Difficult to reproduce the reality of the road in the laboratory

Even made more realistic in 2018, homologation tests can only provide an approximation of the reality of road traffic conditions in Europe. The contingencies are too numerous, the Too varied route and user profiles. It is obvious that one does not ride in the Alps as on the polders; that the cars trapped in sprawling cities consume more fuel than those that cross peaceful countryside.

The topography and the behavior of the driver have a particularly noticeable influence on the real appetite of a plug-in hybrid car, capable of covering 40 to 60 kilometers in all-electric drive mode. As long as you leave with a fully charged battery!

Battery empty, the consumption of a plug-in hybrid soars

The nature of the old NEDC certification tests outrageously favored this type of plug-in hybrid. So much so that Volkswagen could announce a truly incredible official average consumption of 1.6 l / 100 km for its large Passat GTE sedan. Switching to the WLTP standard (which provides for measuring both empty and full battery consumption) makes consumption values ​​much less flattering. So much so that Volkswagen has decided like other manufacturers to suspend marketing of its plug-in hybrids, the time to optimize their mechanics by transplanting a larger battery and a more fuel-efficient gasoline engine.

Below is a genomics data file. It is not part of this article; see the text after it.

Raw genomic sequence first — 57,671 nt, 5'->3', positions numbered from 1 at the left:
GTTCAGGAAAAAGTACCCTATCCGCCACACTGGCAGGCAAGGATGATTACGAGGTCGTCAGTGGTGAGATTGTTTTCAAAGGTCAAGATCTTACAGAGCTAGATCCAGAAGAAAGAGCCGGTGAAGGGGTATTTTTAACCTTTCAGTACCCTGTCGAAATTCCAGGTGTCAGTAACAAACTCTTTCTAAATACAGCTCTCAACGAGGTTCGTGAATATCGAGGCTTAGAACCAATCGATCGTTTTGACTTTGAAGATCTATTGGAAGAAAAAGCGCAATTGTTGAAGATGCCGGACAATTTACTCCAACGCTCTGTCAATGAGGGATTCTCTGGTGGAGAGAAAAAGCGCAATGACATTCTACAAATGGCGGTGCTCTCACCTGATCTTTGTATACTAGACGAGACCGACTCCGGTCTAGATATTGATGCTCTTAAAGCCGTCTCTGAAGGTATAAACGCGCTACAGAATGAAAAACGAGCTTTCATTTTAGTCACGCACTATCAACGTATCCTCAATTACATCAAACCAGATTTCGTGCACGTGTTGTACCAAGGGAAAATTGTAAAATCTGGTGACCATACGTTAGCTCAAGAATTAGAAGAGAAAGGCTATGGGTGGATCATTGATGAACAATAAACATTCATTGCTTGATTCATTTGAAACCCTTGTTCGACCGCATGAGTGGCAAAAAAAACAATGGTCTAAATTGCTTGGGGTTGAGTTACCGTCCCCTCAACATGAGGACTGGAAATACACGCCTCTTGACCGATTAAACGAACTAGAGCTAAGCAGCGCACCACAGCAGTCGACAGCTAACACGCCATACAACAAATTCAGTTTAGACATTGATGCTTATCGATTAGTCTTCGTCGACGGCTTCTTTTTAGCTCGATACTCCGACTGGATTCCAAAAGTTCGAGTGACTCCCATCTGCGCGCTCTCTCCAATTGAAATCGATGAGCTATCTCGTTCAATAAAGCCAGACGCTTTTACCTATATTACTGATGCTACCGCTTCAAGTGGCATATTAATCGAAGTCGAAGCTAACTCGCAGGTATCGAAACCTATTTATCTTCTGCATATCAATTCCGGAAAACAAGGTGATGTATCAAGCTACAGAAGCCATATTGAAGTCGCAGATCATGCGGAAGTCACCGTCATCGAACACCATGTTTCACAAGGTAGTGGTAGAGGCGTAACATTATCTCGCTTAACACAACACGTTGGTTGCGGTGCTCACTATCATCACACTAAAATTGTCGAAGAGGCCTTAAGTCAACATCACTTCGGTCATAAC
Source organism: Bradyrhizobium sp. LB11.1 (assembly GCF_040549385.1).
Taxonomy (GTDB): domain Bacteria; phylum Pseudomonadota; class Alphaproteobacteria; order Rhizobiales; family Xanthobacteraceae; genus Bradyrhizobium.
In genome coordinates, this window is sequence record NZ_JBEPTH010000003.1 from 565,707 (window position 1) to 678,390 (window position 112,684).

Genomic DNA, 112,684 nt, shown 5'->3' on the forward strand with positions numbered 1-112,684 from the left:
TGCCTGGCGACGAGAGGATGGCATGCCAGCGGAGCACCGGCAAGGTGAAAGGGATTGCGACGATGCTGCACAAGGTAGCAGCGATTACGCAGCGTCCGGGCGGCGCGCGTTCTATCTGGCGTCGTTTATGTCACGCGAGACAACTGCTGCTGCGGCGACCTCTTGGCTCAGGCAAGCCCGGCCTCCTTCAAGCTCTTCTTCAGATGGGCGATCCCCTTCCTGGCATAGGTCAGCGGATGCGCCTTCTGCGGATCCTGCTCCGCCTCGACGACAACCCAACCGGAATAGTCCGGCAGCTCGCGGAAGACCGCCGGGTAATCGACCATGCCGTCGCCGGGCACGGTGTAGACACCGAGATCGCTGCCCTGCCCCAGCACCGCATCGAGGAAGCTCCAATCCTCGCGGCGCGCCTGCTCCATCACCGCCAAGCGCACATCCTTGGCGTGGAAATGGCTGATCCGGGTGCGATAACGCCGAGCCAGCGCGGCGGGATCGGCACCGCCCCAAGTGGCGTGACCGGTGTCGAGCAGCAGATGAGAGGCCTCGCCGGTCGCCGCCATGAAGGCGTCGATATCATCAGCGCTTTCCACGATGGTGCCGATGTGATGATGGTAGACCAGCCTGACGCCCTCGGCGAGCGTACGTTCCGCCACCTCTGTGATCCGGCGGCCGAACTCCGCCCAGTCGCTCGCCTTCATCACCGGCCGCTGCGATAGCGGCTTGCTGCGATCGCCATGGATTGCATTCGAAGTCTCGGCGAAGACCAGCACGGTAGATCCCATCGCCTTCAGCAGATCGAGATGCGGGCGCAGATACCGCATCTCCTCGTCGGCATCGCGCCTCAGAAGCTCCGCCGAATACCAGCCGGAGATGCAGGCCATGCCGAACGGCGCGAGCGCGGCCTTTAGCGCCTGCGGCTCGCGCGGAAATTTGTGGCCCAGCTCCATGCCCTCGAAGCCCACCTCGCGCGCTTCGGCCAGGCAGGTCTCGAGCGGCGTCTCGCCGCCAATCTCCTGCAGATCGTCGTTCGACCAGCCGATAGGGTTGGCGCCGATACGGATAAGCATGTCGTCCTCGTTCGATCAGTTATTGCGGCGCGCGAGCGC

The owner of a plug-in hybrid car will be well inspired to take the trouble to plug in the power outlet every evening. Because gasoline consumption soars once the battery is exhausted. Our colleagues from the weekly Auto Plus established an average fuel consumption of 3.6 l / 100 km behind the wheel of a Volkswagen Golf GTE plug-in hybrid. On the first hundred kilometers only because, beyond, the average climbs to 6.9 l / 100 km. Compare to the 7.7 l / 100 km of the Golf TSI petrol and the 6.6 l / 100 km of the Golf GTD Diesel.

WLTP test cycle sequence

With the trend towards urbanization, the legislator wanted to include more stops and starts in its consumption test cycles, with more frequent gear changes. These are now calculated according to an algorithm taking into account the mass of the vehicle, its power, the number of gear ratios. What to put an end to the “long boxes”, unpleasant in use but favored by the old NEDC cycle.

The car harnessed to the test bench is rolling for 30 minutes at an average speed of 46 km / h (against 33 km / h previously, according to the NEDC cycle) according to four successive phases standardized by the WLTC test protocol. A first phase at low speed lasting 589 seconds, a second at medium speed (433 seconds), a third at high speed (455 seconds) and a fourth at very high speed (323 seconds). What respectively simulate journeys in town, on the road, on the expressway and on the motorway. In the latter case, the maximum speed reached during the cycle is 135 km / h.

Although imperfect, the WLTP standard guarantees a fair comparison between vehicles.

It is undoubtedly worth remembering that as fuel consumption increases with the cube of speed, fuel economy is much more noticeable when the driver reduces his speed from 130 km / h to 110 km / h, than when it travels at 80 km / h rather than 90 km / h.

At the time of writing, the application of the WLTP standard to all models on the market is still too recent to verify whether the official consumption values ​​are closer to reality than under the rule of the rules. NEDC. The affirmative would result in greater ease for the motorist to match in real traffic conditions the three official values ​​given for the average fuel consumption in town, on the road and in the combined cycle.